Household savings, which have been the bedrock of domestic savings in India, need to be restored to 10-per cent level and increased gradually to around 13 per cent by 2020-35, says eminent economist Rakesh Mohan. From 11-12 per cent of the GDP in 2007-08, these savings have fallen to 7 per cent in the recent years.
If that sounds drastic, take a look at some more figures. Domestic savings touched about 21 per cent of the GDP between 1997 to 2003, and a whopping 24 per cent between 2008-2011. In a paper titled 'Moving India to a New Growth Trajectory: Need for a comprehensive big push', Mohan, Senior Fellow at the Jackson Institute for Global Affairs, Yale University and Distinguished Fellow of Brookings India, points out that if India is to eliminate poverty and achieve upper middle income status by around 2035, it must grow at 8-9 per cent per annum.
And to attain this, he points to a few import tasks: sustained increase in savings, particularly financial savings, investment and fiscal consolidation through enhanced tax revenues, along with a step up in infrastructure investment. Sounds a lot like what Chief Economic Adviser Dr K.V. Subramanian said in the Economic Survey 2019 that pitched for investments as the start of a “virtuous cycle”.
Dr Mohan says this rise in domestic savings rate would be reasonable if the financial aspect of the economy is enhanced continuously, as also the income growth. He, however, underscores the importance of the savings being put efficiently towards productive uses, and presumes maintenance of low inflation on a sustained basis, in order to provide real interest rates to savers.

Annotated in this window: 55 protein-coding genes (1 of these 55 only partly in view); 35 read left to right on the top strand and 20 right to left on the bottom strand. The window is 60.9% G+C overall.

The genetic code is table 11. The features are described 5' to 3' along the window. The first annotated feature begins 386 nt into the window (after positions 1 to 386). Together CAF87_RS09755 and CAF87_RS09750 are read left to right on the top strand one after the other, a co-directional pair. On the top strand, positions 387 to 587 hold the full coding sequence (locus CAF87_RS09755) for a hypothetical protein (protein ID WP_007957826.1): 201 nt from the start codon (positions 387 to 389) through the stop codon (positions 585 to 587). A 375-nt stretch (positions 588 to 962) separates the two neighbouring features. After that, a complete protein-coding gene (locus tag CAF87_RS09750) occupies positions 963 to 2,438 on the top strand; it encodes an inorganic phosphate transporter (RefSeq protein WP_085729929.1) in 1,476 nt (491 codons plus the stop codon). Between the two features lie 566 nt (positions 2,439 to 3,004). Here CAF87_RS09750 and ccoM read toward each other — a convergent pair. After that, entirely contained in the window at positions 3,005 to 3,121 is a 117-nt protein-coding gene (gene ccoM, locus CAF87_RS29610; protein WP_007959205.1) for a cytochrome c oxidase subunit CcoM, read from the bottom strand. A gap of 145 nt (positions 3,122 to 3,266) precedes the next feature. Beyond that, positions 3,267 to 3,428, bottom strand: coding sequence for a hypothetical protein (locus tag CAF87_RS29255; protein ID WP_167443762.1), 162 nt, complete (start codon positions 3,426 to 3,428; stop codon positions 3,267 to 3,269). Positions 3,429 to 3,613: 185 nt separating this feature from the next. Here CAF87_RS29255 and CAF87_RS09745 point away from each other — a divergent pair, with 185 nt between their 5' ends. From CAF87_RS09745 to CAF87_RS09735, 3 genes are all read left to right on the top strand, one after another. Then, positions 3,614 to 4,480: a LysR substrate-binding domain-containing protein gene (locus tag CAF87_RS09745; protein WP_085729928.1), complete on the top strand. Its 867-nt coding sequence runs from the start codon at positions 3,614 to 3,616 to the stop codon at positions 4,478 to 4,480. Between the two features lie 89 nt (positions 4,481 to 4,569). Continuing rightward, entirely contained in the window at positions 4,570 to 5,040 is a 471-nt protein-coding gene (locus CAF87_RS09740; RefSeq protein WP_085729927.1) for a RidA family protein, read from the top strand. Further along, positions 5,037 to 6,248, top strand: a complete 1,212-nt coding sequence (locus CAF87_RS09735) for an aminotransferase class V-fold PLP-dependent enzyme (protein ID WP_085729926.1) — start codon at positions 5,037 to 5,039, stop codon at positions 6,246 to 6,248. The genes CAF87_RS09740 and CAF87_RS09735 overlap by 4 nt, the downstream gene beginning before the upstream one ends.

The rising inflation from 2010 to 2013 had reduced the real interest rates on small savings and bank deposits to nothing, making households shift to gold, from which, Mohan says, they do not appear to have returned to traditional financial instruments. While some households have moved to invest in equity market through mutual funds, the crisis in NBFCs and their knock on effects on debt mutual funds could have had an adverse effect on them. “Hence, ensuring positive real returns on banks as well as small savings deposits in an environment of low and stable inflation is necessary to reverse the downtrend in household financial savings” he argues, calling for restoration of confidence through the strengthening of bank sector and improvement in banking regulation and supervision.
The Brookings Fellow also moots a focused policy thrust to promote contractual savings schemes through insurance, provident and pension funds, and points out that at present there is a marked preference for safe savings avenues such as postal savings and public sector bank deposits.
According to him, “Since there is really no social security worth the name in the country, and pensions are available to only the privileged few, there would be significant unmet demand for safe assets that provide a mildly positive real rate of return with some degree of assurance. Thus, there is a pressing need for the provision of savings vehicles that meet such demand in the form of simple, easy to understand, pension and life insurance products that combine some elements of defined benefits, while remaining predominantly defined contribution schemes.”
The reforms undertaken in insurance and pension sectors have not resulted in people rushing to them, and efforts have to be made to understand why it is so. Necessary corrections have to be made, he suggests, pointing out that such schemes will provide social security and help fund infra projects that need long-term finance.